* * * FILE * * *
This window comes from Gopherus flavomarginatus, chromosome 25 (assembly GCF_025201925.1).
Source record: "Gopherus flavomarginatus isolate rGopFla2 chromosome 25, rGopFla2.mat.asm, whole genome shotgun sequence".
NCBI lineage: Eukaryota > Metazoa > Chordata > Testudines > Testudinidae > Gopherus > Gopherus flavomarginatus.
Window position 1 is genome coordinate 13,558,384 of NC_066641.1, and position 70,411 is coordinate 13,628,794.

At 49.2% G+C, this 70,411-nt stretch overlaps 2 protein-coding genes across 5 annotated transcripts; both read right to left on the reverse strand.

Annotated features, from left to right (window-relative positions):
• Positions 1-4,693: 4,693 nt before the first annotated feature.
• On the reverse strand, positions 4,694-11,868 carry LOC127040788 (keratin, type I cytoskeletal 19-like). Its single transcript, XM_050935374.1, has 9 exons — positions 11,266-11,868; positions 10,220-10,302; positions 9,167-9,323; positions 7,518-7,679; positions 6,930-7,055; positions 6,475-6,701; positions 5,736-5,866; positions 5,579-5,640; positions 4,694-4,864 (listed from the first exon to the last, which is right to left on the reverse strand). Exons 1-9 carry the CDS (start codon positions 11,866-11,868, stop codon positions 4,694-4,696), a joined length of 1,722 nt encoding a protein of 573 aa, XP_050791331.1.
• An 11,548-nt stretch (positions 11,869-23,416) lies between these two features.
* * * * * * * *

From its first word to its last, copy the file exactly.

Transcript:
This window comes from Gopherus flavomarginatus, chromosome 25 (assembly GCF_025201925.1).
Source record: "Gopherus flavomarginatus isolate rGopFla2 chromosome 25, rGopFla2.mat.asm, whole genome shotgun sequence".
NCBI lineage: Eukaryota > Metazoa > Chordata > Testudines > Testudinidae > Gopherus > Gopherus flavomarginatus.
Window position 1 is genome coordinate 13,558,384 of NC_066641.1, and position 70,411 is coordinate 13,628,794.

At 49.2% G+C, this 70,411-nt stretch overlaps 2 protein-coding genes across 5 annotated transcripts; both read right to left on the reverse strand.

Annotated features, from left to right (window-relative positions):
• Positions 1-4,693: 4,693 nt before the first annotated feature.
• On the reverse strand, positions 4,694-11,868 carry LOC127040788 (keratin, type I cytoskeletal 19-like). Its single transcript, XM_050935374.1, has 9 exons — positions 11,266-11,868; positions 10,220-10,302; positions 9,167-9,323; positions 7,518-7,679; positions 6,930-7,055; positions 6,475-6,701; positions 5,736-5,866; positions 5,579-5,640; positions 4,694-4,864 (listed from the first exon to the last, which is right to left on the reverse strand). Exons 1-9 carry the CDS (start codon positions 11,866-11,868, stop codon positions 4,694-4,696), a joined length of 1,722 nt encoding a protein of 573 aa, XP_050791331.1.
• An 11,548-nt stretch (positions 11,869-23,416) lies between these two features.